Or the fact that Tamil Tigers invented suicide bombing and the explosive belt used for it, together with the use of women in suicide attacks. The first explosive belt was the one that killed Rajiv Ghandi. The Tigers’ leader, Velupillai Prabhakaran, is credited with developing a set of psychological techniques that turn a normal healthy young woman into a fanatic eager to use herself as a weapon in his struggle and sacrifice herself for the good of her ethnos. Amazingly, there’s no trace of religion in Prabhakaran’s teaching, it’s a combination of filling an ignorant mind with a set of convenient ‘truths’ about the world, and hypnosis. Prabhakaran has prepared dozens of suicide bombers himself.
At this moment, while the media shouts ‘genocide!’ and the Liberation Tigers’ leadership has most probably left the island, scores of girls with those special belts around their waists may be walking the roads of Sri Lanka looking for targets. Or worse – they have orders to wait till the government’s victory is complete and then bring terror and death to the peaceful cities down South.
Even the use of Tamil civilians as human shields by the Tigers is reported topsy-turvy: ‘the Tigers deny doing that, so they aren’t.’ But who then keeps those civilians in between the advancing government troops and the positions of the Tigers? For the advancing force they are an obstacle. Or maybe our distinguished colleagues only want to show the government soldiers as monsters taking pleasure in killing civilians?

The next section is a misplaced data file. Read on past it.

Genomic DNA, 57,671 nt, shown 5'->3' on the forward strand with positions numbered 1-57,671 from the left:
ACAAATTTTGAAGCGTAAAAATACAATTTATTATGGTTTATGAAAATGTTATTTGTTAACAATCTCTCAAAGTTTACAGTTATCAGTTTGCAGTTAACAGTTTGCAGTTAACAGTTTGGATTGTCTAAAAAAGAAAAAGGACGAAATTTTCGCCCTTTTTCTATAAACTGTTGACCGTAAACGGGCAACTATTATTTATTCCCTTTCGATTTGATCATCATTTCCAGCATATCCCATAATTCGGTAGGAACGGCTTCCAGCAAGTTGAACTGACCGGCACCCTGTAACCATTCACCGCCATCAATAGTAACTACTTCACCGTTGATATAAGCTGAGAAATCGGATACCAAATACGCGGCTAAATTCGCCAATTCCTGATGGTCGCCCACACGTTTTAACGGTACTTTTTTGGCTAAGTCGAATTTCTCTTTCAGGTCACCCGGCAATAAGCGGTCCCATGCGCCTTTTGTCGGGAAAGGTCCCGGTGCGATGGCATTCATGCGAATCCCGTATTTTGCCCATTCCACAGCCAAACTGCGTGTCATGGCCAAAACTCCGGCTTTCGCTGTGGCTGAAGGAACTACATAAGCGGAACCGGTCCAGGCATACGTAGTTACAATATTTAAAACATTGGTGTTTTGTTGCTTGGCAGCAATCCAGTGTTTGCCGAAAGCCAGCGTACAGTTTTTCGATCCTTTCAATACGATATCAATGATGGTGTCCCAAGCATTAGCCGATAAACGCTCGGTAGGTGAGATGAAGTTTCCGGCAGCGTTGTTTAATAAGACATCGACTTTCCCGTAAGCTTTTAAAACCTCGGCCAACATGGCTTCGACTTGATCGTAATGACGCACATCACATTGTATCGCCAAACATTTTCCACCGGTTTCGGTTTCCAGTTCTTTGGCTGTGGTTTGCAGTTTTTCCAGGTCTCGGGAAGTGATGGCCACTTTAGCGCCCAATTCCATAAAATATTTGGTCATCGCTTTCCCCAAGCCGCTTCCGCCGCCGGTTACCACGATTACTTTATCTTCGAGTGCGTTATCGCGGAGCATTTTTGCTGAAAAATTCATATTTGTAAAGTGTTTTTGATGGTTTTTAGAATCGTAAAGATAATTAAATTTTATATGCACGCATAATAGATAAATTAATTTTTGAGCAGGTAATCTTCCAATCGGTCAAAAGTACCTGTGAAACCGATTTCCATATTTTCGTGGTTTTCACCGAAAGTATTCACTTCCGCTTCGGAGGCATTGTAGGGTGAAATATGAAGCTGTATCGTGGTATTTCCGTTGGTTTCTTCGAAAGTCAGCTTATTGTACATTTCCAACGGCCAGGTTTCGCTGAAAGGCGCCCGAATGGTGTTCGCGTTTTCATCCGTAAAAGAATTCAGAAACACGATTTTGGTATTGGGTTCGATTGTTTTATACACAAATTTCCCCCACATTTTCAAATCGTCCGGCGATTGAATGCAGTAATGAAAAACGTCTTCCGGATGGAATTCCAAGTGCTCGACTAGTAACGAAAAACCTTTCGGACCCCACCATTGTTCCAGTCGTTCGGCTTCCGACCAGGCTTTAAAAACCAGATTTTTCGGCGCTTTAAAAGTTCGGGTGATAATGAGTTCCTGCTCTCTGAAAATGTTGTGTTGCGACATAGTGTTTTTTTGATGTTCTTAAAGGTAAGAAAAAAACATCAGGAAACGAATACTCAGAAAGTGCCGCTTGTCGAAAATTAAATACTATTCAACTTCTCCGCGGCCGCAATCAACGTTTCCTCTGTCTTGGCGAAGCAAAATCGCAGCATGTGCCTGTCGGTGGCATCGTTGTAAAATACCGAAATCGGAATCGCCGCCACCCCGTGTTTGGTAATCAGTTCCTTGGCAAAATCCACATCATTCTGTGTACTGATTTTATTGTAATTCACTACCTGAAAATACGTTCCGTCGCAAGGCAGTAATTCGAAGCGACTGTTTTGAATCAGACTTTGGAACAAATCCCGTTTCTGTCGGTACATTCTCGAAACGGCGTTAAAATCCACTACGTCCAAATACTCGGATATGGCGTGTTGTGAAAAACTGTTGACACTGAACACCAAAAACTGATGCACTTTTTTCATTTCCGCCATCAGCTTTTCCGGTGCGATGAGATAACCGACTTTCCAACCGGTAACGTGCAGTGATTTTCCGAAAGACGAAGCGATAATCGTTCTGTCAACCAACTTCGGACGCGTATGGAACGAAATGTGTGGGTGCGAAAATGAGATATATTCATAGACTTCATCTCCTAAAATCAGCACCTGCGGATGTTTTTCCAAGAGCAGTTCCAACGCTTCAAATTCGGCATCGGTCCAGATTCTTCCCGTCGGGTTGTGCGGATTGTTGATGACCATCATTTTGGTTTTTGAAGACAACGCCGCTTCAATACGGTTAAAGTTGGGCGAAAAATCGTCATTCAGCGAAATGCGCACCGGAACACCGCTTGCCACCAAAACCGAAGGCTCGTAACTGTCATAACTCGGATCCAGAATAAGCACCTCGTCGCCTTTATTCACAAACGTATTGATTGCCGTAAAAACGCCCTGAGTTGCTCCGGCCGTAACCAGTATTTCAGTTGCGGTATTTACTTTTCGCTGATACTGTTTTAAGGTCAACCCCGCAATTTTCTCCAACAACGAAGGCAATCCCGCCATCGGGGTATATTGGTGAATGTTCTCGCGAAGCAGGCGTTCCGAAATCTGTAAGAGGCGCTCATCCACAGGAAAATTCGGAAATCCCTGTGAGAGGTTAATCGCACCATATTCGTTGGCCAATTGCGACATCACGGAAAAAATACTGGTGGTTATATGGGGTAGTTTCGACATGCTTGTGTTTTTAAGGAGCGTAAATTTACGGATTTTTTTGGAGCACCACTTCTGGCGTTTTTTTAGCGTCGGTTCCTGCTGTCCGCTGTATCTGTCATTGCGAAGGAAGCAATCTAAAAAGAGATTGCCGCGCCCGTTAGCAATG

Give peace a true chance!
This war has known every kind of effort for peace. It never worked. There cannot be peace between the Tigers of Tamil Elam and the government of Sri Lanka. There can only be peace between the government and the Tamil people in the North of the island, peace between the Sinhalese majority and all the minorities including the Tamils. That is what history says, and she is a very tough-minded old lady.
What are the international media doing there then, trying to prolong the conflict? To let the LTTE breathe and gain a bit of strength to fight back? Is that the purpose? Is elimination of one of the most notorious terrorist organizations in the world against the interests of the world community?
Too many questions. Too few answers, alas. But what I see – I see. What I hear – I hear. The eyes are not deceiving me, the ears are not failing me. What I see are the crowds of ethnic Tamils in the streets of European cities and what I hear are the calls of my race-conscious politically correct colleagues to stop the Sri Lankan army an inch short of its victory.
Short of a victory in a 26-year-long war against a ruthless bunch of mind manipulators, human traffickers, sea pirates and terrorists. An opponent would say: all evils cannot be in one package. And the response would be: trust me, in this case they are.
Evgeny Belenkiy, RT